Emirati woman undergoes first-in-region heart surgery

By Angel Chan

Rakesh M. Suri MD, Chief of Staff and Chief of Thoracic Cardiovascular Surgery at Cleveland Hospital Abu Dhabi

ABU DHABI 28 September 2017: Physicians at Cleveland Clinic Abu Dhabi have successfully performed a trans-catheter double-valve procedure in a clinical first for the region.

Maryam Abdallah, a 68-year-old UAE national suffering from valvular heart disease, high blood pressure, diabetes mellitus, and a range of related conditions, was transferred to Cleveland Clinic Abu Dhabi for treatment for severe aortic and mitral stenosis and recurrent decompensated heart failure, said Wam.

Having been treated in 2012 and given a heart valve to help manage her condition, the patient experienced a sudden deterioration in 2016, when her heart began to fail again. Complicating things further, she had degeneration of her native mitral valve with severe mitral stenosis, meaning that both the aortic and mitral valves were restricted and not opening well.

In addition, multiple and prolonged hospitalisations for heart failure had significantly weakened the patient, restricting the range of potential treatments that could be performed safely. As a result of these limited treatment options, the patient was offered minimally invasive, valve-in-valve Trans-catheter Aortic Valve Replacement, TAVR, and trans-catheter treatment of her mitral valve.

TAVR is a minimally invasive procedure that offers high risk patients an alternative to standard open-heart surgery. This patient presented a unique challenge as she had two separate valve disorders and required valve-in-valve trans-catheter valve replacement for the degenerated aortic valve prosthesis, as well as Trans-catheter Mitral Valve Replacement, TMVR, using a trans-catheter valve in the native mitral position.

High-risk Patient

Rakesh M. Suri MD, chief of staff and chief of thoracic and cardiovascular surgery at Cleveland Clinic Abu Dhabi, explained, “The patient was too high-risk for surgical intervention due to her health issues and more importantly due to the nature of her valve disease. Instead, a multidisciplinary heart team made the decision to perform a trans-catheter double-valve procedure, placing a new valve within the existing aortic valve and another valve in the native mitral position, all performed via a small incision in her chest, in order to save her life and improve her quality of life.”

Using innovative Cardiac Computed Tomography, CT, software, the team was able to construct a three-dimensional model to help determine the size and position of the planned trans-catheter aortic and mitral valves. More importantly, the team was able to simulate placement of the valves prior to surgery in order to plan the procedure accordingly.

Ahmad Edris MD, staff physician in cardiovascular medicine and interventional cardiology at Cleveland Clinic Abu Dhabi, explains the importance of this case, “This was a complex procedure that required a lot of planning and could only be addressed by an international, multidisciplinary heart team that Cleveland Clinic Abu Dhabi was able to call upon.”

Collaborative Effort

“The surgical intervention was successfully performed in a hybrid operating room by a team of physicians from the Heart and Vascular Institute and required the collaborative effort of several physicians. The preclinical team worked on scenarios for approximately two weeks ahead of surgery, drawing on international expertise, and we were able to deploy the valves and the technology to make the operation possible,” said Dr. Suri.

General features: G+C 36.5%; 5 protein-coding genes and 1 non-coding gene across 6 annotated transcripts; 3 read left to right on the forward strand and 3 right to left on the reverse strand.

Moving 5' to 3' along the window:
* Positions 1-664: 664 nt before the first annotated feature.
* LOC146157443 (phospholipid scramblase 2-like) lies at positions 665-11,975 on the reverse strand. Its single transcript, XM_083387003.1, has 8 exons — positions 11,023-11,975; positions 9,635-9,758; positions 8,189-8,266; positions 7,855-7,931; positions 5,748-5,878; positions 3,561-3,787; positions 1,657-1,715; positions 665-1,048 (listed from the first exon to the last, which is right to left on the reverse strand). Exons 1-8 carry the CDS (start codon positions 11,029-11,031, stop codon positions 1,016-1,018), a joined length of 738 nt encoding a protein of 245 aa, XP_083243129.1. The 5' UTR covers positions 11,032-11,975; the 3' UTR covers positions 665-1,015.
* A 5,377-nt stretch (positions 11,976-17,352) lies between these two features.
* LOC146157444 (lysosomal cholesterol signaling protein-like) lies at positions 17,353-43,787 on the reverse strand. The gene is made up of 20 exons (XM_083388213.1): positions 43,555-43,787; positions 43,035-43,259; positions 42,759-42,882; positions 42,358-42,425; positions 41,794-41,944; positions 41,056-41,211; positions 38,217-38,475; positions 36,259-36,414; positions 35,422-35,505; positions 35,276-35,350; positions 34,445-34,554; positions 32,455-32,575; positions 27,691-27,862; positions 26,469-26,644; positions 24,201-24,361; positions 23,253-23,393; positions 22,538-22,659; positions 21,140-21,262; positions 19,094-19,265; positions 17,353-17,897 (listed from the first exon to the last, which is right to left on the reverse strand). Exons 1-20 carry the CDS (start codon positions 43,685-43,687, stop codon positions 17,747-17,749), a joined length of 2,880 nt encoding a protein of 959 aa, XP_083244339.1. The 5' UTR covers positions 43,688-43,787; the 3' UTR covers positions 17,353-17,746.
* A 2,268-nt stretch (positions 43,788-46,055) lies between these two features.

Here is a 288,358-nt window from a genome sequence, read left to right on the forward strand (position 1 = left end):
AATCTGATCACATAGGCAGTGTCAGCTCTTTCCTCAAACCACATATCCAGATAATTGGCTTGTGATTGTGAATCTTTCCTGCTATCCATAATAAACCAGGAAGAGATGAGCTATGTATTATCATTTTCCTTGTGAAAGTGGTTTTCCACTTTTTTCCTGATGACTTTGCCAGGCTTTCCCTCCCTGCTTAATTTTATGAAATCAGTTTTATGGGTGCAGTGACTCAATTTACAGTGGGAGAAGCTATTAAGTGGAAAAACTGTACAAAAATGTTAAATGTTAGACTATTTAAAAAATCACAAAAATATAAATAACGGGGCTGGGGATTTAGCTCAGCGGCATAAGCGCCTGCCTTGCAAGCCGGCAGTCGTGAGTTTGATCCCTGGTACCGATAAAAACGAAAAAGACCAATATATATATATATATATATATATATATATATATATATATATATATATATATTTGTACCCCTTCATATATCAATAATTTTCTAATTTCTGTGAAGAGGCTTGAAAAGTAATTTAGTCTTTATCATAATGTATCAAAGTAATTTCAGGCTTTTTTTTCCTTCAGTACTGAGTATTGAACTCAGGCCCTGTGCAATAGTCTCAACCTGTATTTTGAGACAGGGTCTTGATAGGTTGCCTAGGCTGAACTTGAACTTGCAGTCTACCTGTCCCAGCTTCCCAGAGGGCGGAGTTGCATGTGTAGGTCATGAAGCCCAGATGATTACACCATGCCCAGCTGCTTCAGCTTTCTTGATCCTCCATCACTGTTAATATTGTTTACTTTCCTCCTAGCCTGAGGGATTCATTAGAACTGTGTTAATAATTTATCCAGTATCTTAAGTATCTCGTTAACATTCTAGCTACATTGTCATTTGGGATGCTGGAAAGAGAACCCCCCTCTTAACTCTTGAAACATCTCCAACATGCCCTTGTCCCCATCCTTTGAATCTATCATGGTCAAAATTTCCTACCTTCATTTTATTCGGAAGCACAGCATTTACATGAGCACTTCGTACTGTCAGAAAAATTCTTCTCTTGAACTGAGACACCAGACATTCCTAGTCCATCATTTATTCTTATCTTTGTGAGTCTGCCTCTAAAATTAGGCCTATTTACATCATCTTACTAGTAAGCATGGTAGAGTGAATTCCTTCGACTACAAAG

Cleveland Clinic Abu Dhabi’s access to international expertise is bolstered by its strong partnership with the US-based Cleveland Clinic, whose heart programme has ranked as the best in America for 22 consecutive years by U.S. News and World Report’s “Best Hospitals.”

“In previous years, this patient would have needed to travel overseas to one of a handful of elite hospitals to manage her condition. Today, we have the expertise and the critical care facilities to perform these operations much closer to home. In addition, we are contributing to the development of the region’s healthcare sector by performing medical firsts here in the UAE,” said Dr. Edris.

“The patient was discharged ten days after the surgery and is making significant progress. She has endured no repeat hospitalisations for heart failure and continues to come to Cleveland Clinic Abu Dhabi for regular check-ups.”

Thank God

“I thank God for giving me the opportunity to be treated in my home country and among my family members who saw me suffering a lot before the surgery,” said Maryam Abdallah.

Cleveland Clinic Abu Dhabi’s medical staff were on hand throughout her treatment plan with doctors and nurses explaining how the procedure worked and what she could expect following the surgery and through her recovery.

“This gave us a sense of confidence and trust in the medical team. We knew that the risks of surgical intervention were high, but the risks of not performing the surgery were even higher. Furthermore, having such complex surgeries available in our home country was such a relief as my mother’s condition was so critical that she would not have travelled abroad,” her daughter said, thanking all the medical team who had overseen her mother before and after the operation with care, dedication and attention.